Radon and cancers other than lung cancer in underground miners: A collaborative analysis of 11 studies

  • Darby S
  • Whitely E
  • Howe G
 et al. 
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Background Exposure to the radioactive gas radon and its progeny (222Rn and its radioactive decay products) has recently been linked to a variety of cancers other than lung cancer ingeographic correlation studies of domestic radon exposure and in individual cohorts of occupationally exposed miners.
Purpose This study was designed to characterize further the risks for cancers other than lung cancer (i.e., non-lung cancers) from atmospheric radon
Methods Mortality from non-lung cancer was examined in a collaborative analysis of data from 11 cohorts of underground miners in which radon-related excesses of lung cancer had been established. The study included 64 209 men who were employed in the mines for 6.4 years on average, received average cumulative exposures of 155 working-level months (WLM), and were followed for 16.9 years on average.
Results For all non-lung cancers combined, mortality was close to that expected from mortality rates in the areas surrounding the mines (ration of observed to expected deaths (O/E) = 1.01; 95% confidence interval (CI) = 0.95–1.07, based on 1179 deaths), and mortality did not increase with increasing cumulative exposure. Among 28 individual cancer categories, statistically significant increases in mortality for cancers of the stomach (O/E = 1.33; 95% CI = 1.16–1.52) and liver (O/E = 1.73; 95% CI = 1.29–2.28) and statistically significant decreases for cancers of the tongue and mouth (O/E = 0.52; 95% CI = 0.26–0.93), pharynx (O/E = 0.5; 95% CI = 0.16–0.66), and colon (O/E = 0.77; 95% CI = 0.63–0.95) were observed. For leukemia, mortality was increased in the period less than 10 years since starting work (O/E = 1.93; 95% CI = 1.19–2.95) but not subsequently. For none of these diseases was mortality significantly related to cumulative exposure. Among the remaining individual categories of non-lung cancer, mortality was related to cumulative exposure only for cancer of the pancreas (excess relative risk per WLM = 0.07%; 95% CI = 0.01–0.12) and, in the period less than 10 years since the start of employment, for other and unspecified cancers (excess relative risk per WLM = 0.22%; 95% CI = 0.08–0.37).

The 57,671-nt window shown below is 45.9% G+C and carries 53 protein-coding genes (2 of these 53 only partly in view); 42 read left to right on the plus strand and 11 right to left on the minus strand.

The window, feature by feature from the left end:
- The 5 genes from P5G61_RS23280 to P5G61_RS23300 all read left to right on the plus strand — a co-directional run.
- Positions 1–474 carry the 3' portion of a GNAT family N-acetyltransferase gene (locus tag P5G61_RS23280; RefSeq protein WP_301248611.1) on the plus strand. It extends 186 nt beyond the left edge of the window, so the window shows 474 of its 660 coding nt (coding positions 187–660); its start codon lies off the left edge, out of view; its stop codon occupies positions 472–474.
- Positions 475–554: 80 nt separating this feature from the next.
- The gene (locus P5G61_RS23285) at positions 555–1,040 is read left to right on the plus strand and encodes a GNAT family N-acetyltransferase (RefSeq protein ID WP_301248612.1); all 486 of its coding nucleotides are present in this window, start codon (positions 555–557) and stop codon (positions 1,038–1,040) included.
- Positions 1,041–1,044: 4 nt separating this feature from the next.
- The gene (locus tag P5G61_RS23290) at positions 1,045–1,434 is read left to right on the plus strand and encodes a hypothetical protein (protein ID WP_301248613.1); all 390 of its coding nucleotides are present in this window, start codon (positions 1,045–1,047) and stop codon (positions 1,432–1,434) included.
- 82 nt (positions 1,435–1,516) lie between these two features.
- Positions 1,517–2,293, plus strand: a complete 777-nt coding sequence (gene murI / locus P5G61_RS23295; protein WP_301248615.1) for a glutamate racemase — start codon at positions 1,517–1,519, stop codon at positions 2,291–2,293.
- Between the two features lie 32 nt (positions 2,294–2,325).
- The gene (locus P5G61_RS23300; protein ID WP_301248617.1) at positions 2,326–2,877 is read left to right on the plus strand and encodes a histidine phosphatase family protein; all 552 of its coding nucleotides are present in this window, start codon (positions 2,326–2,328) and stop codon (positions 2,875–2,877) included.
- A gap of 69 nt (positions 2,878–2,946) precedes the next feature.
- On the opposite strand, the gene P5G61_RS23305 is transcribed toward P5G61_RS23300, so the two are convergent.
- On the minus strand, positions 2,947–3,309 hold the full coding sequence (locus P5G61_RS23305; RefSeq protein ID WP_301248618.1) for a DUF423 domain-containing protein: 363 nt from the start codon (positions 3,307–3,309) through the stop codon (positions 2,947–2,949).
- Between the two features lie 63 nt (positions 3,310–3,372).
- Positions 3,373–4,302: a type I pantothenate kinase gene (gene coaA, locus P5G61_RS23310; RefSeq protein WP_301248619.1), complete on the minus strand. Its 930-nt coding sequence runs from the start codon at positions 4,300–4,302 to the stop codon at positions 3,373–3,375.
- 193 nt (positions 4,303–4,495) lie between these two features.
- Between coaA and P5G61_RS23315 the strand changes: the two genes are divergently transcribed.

Conclusions The increases in mortality from stomach and liver cancers and leukemia are unlikely to have been caused by radon, since they are unrelated to cumulative exposure. The association between cumulative exposure and pancreatic cancer seems likely to be a chance finding, while the association between cumulative exposure and other and unspecified cancers was caused by deaths certified as due to carcinomatosis (widespread disseminated cancer throughout the body) that were likely to have been due to lung cancers. This study, therefore, provides considerable evidence that high concentrations of radon in air do not cause a material risk of mortality from cancers other than lung cancer.
Implications Protection standards for radon should continue to be based on consideration of the lung cancer risk alone. (J Natl Cancer Inst 87: 378-384, 1995)

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  • Sarah C. Darby

  • Elise Whitely

  • Geoffrey R. Howe

  • Sally J. Hutchings

  • Robert A. Kusiak

  • Jay H. Lubin

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